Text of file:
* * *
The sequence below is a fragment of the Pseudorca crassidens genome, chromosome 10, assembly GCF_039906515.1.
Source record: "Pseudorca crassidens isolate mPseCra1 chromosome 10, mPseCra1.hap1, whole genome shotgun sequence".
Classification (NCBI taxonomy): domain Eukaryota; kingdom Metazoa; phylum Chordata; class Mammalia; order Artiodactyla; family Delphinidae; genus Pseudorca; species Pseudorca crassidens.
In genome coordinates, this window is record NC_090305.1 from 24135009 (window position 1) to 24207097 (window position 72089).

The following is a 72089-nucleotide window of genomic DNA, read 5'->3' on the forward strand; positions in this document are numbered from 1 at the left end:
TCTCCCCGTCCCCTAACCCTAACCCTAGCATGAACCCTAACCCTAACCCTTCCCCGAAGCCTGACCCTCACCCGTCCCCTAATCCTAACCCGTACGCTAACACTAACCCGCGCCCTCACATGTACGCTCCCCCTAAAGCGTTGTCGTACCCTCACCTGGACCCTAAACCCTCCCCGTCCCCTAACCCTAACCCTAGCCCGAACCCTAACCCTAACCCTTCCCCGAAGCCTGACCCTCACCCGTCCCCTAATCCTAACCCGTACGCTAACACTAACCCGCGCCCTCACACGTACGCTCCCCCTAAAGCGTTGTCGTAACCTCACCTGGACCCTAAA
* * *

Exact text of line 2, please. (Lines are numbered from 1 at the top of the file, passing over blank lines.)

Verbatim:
Source record: "Pseudorca crassidens isolate mPseCra1 chromosome 10, mPseCra1.hap1, whole genome shotgun sequence".